But Baker’s agonies extend far further. His 3,500 games rank him 15th all-time, and only one manager above him, Gene Mauch, is not in the Hall of Fame. His 105 postseason games ranks seventh all-time, and his nine postseason appearances ranks sixth.

But his postseason record of 44-61 and no World Series titles curse him. He has been on the mailed backhand of eight series losses in 11 tries (plus a play-in game loss in 2013), and been marked by the media-ocracy as an old-school players’ manager who doesn’t wrap himself in the comforting embrace of statistical analysis.

He is now Marv Levy and Don Nelson – the good manager who can’t win the big one.

Only Levy and Nelson are in their respective halls of fame, and Baker probably won’t be. Having no World Series titles (his bullpen dying in 2002 being as close as he ever got) dooms him as it has doomed Mauch, although Mauch made his reputation as a brilliant tactician with bad teams.

But even if you take Baker’s worst metric – the postseason record – he still ranks in the 90th percentile of the 699 managers in the game’s history, though even then there’s the caveat of the 200 some-odd interim managers who you may choose not to count.

This is not to claim he should be in the Hall of Fame. This is to claim he should be discussed, if only to determine if reputations in the postseason are the only way managers are allowed to be evaluated. Because if that’s the case, Dusty Baker’s world-weary October face makes that conversation a very short one.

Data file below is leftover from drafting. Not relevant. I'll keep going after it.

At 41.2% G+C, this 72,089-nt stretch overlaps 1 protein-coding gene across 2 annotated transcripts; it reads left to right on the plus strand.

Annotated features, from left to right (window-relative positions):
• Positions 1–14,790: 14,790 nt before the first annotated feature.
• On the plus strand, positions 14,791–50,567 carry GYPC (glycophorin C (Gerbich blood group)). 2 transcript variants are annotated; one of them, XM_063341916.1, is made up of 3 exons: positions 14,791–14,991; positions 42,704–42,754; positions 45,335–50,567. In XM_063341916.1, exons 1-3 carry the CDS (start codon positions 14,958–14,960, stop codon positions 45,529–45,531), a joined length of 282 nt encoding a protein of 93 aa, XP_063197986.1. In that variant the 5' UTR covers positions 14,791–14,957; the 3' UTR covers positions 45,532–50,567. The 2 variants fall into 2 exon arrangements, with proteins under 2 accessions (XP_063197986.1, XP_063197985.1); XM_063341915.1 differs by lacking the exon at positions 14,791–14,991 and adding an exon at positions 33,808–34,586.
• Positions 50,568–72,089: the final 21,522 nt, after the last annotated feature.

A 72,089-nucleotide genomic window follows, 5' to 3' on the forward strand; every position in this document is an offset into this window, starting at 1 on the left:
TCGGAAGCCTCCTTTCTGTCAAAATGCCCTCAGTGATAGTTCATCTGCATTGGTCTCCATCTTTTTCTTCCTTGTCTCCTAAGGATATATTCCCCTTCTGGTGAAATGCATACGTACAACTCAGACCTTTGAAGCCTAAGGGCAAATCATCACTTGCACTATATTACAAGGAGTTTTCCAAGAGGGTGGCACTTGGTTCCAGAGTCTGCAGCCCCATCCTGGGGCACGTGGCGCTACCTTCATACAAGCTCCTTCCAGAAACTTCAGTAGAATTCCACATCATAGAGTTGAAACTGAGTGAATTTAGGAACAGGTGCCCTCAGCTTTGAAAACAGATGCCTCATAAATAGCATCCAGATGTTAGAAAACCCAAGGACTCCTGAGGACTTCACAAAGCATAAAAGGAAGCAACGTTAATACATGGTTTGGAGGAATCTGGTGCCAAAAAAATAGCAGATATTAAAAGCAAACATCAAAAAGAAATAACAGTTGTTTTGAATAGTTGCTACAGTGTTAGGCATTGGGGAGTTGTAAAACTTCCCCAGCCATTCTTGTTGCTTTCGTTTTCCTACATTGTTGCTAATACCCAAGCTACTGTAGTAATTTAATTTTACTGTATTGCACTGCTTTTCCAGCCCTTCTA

U.S. Soccer: Patriotism-fueled frontrunning born of inexcusable arrogance


U.S. Soccer: Patriotism-fueled frontrunning born of inexcusable arrogance

So Bruce Arena resigned as the U.S. National soccer team coach Friday. Big damned deal.

Oh, it is to him. He probably liked the job, and might have wanted to keep getting paid.

But whether he’s there or isn’t doesn’t matter. In fact, whether the people who hired him are there or not doesn’t matter either. U.S. Soccer is the definition of sporadic interest and patriotism-fueled frontrunning, of imbedded self-interest and general indolence, all born of inexcusable arrogance.

Bruce Arena didn’t bring that to the job, nor does he remove it by leaving. He’s just another head on a spike, like Jurgen Klinsmann was before him, and Bob Bradley before him.

But that would also be true if the head of U.S. Soccer, Sunil Gulati, quit or was fired too. Even the people bleating that the U.S. shamed itself by losing to Trinidad and Tobago display the same kind of blinkered ignorance and arrogance that dogs this sport in America.

Being in CONCACAF is a gift from the heavens, and the U.S. has decided as a national collective to replace that with actual achievement. Beating Germany in friendly is proof of long-term worth. The fact is, we don’t know how to evaluate America’s place in the soccer world except as an audience, let alone how much massive structural change is required to change that.

And change must be massive, and can’t be evaluated by the next cheap win or the next galling loss, or television ratings. America is good at watching soccer, good enough to catch on the actual chasm between its national team and development structure.

But that’s where it ends, because knowing what’s bad because you just watched it, or what is actually good (like, say, a UEFA or CONMEBOL qualifier) is light years from knowing how to fix a system built on the flawed concepts of work rate without creativity and money as a solution to crippling organizational problems.

So Bruce Arena does the decent thing given the circumstances, falling on a sword that should actually be a kebab skewer. But it makes no difference. The American soccer structure needs to get what it needs before it can get what it wants, and there are no more shortcuts to take in a short-attention-span world.